Ok, so I am actually amazed, but it did indeed fail activation. In light of this I would recommend anybody doing a clean install stick to methods that work, such as installing with a different key and then changing it, or installing an older version of Windows first and then running the upgrade. I might go mess with the registry later and seeing if changing that entry will allow it to activate or not, but right now it's dinner time so I'll be back later.


&

It wont activate, I just tried it.

in that same post they later made it very clear:

The error I get when activating specifically says I can only use it for upgrading not a clean install.



That last one? It shows that the upgrade keys and FPP keys are not the same otherwise it wouldn't have been able to detect that a different key was used...

So...not going to argue this anymore...already done it...already know what is correct. Done.

#38 Colin McGregor

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Posted 13 November 2012 - 21:37

Well at the moment I am running Windows 8 RP 32 bit on one of my netbooks that used to have Windows 7. And I just have the one account,the administrator account.But because I am running Windows 8 on a netbook, I don't have any Metro apps. So I just have the ordinary software that I run on Windows 7 and Windows XP. there are one or two software's that don't work well on Windows 8 like they do on windows 7 and the other versions of Windows.So Windows 8 looses a couple of points, but apart from that Windows 8 is very much like Windows 7 and Windows Vista.And I have got the start button and Windows 7 start menu on Windows 8 thanks to Classic Shell.


did you remember to install Windows Live Messenger 2012?

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lol just when I lose hope that war will post something funny you go and bring back my faith in you

#39 +Brando212

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Posted 13 November 2012 - 21:41

Shane aren't you getting things mixed up? I'm pretty sure I remember you agreeing that "Clean Installs" the upgrade can do just fine, it's "Full Installs" that it can't do without the supposed registry tweak

#40 Shane Nokes

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Posted 13 November 2012 - 21:48

Shane aren't you getting things mixed up? I'm pretty sure I remember you agreeing that "Clean Installs" the upgrade can do just fine, it's "Full Installs" that it can't do without the supposed registry tweak


I wasn't arguing that part of the post.

I was arguing the part where they state:

Andrea, the version of Windows that you download is a full version.


I was also combating the part where they state that the key given is not an upgrade key but a full version product key and behaves as such.

It's an upgrade key and while it does allow for a clean install it must pick up a prior valid OS in order to allow activation. Sure you can format and such once it picks that up, but it must pick that up first. Then you can wipe the entire drives partition table and create a whole new set of partitions and install.

A totally empty system without anything in it though? It will allow the install, but reject the activation unless you toy around with it a bit.

The wording on things can sometimes be confusing...which is why I've tried to clear up the difference in scenarios, but people still seem to get confused. :p

#41 Routerbad

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Posted 13 November 2012 - 21:50

thats another issue i'm having on my server 2012 rig.

how can i make "run as administator" the default everytime i start an program. so many times I just double click on an application it starts but then something doesn't functions because it needs admin rights. already have account with admin rights.

and don't give me that BS why you want to run less secure rig, I know what i'm doing I know what program i'm running I won't need windows telling what I can, should run or when it should run.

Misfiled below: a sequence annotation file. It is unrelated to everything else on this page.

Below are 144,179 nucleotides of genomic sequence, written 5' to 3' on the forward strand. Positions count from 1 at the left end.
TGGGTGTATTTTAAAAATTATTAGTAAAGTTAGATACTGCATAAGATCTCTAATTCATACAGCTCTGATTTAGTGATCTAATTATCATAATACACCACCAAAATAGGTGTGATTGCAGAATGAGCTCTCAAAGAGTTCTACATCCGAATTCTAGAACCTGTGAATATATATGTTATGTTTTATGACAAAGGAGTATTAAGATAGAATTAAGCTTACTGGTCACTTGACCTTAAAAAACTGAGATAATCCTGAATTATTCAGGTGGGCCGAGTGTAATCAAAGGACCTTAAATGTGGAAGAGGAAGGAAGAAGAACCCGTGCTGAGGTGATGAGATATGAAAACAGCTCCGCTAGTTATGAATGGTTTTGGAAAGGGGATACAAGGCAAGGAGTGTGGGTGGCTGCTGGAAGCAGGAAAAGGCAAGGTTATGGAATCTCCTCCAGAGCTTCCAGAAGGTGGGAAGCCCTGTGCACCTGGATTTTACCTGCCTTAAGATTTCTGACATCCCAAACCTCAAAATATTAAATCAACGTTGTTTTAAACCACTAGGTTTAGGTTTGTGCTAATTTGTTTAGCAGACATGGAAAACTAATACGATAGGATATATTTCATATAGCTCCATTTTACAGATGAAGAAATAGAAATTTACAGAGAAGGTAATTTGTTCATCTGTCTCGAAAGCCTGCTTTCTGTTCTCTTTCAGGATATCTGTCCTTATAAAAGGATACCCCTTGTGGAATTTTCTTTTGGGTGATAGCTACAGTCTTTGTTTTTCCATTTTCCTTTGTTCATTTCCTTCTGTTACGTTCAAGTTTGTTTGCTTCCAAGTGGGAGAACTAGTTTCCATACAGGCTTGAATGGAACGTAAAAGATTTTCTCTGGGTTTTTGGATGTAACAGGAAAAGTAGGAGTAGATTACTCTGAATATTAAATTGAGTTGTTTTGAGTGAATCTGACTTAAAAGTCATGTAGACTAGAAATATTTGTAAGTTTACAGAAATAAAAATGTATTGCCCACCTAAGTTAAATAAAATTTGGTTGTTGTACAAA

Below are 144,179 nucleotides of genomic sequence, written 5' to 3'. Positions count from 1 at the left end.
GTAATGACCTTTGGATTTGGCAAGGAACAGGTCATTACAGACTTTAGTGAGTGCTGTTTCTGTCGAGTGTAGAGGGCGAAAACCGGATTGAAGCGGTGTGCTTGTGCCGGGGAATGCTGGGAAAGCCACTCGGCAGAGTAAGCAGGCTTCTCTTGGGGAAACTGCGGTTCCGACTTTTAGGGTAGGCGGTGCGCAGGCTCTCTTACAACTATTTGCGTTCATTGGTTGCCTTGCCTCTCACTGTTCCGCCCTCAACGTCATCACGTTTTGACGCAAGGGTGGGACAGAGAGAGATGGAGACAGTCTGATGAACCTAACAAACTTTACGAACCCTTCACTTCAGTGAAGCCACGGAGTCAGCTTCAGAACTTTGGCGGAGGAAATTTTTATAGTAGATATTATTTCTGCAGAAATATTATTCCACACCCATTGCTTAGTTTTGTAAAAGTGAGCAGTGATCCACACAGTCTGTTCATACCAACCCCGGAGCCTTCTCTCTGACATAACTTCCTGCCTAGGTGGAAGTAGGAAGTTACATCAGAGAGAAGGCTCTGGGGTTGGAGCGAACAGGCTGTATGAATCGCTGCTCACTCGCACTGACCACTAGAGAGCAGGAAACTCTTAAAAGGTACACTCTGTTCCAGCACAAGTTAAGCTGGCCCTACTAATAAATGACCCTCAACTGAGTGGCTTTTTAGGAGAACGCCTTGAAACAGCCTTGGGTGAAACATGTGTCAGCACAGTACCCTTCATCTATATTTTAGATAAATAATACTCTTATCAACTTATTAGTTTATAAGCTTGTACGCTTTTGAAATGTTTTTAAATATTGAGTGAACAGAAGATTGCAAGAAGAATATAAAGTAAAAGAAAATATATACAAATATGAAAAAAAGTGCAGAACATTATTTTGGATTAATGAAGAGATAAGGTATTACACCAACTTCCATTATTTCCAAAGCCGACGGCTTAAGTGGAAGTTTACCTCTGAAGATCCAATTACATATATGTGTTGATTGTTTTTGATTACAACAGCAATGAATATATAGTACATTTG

haven't really ahd time to look into this yet, upgrading server 2008 r2 to 2012 just introduced so many functionality issues.

smartscreen (or what ever its called) its another annoyance.


secpol - Security Options - Automatic Administrator Approval Mode

#42 Wakers

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Posted 13 November 2012 - 21:55

Like I said, I installed Windows 8 Pro through the upgrade assistant onto a brand new, empty, never been used SSD and it activated without any hacking or tweaking.

#43 xendrome

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Posted 13 November 2012 - 22:03

Like I said, I installed Windows 8 Pro through the upgrade assistant onto a brand new, empty, never been used SSD and it activated without any hacking or tweaking.


How did you run the upgrade assistant, it only runs in Windows.... so... you must have installed it from within windows to a blank drive, which would be a clean install option. Not a full install from an ISO.

#44 Wakers

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Posted 13 November 2012 - 22:05

I used the upgrade assistant on my HDD that Win 7 was installed on.

When the download finished, I installed the new SSD and booted from the DVD. It then installed straight onto the SSD and activated without any problems.

That's not really an "upgrade" so much as it is a full install - but I don't know, maybe we're getting bogged down in semantics.

#45 Shane Nokes

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Posted 13 November 2012 - 22:16

I used the upgrade assistant on my HDD that Win 7 was installed on.

When the download finished, I installed the new SSD and booted from the DVD. It then installed straight onto the SSD and activated without any problems.

That's not really an "upgrade" so much as it is a full install - but I don't know, maybe we're getting bogged down in semantics.


Right, so a machine that had a hard drive with another OS installed. You've always been able to do that with an upgrade key...that's nothing new at all, and I even pointed that out earlier as well...which you ignored in your quest to prove me wrong. :(

The point is on a bare system, a truly bare system, that key will NOT work for activation...which is what I said.

Once again I have someone argue, once again they totally didn't listen to what I said, and once again same outcome I said would happen already. :(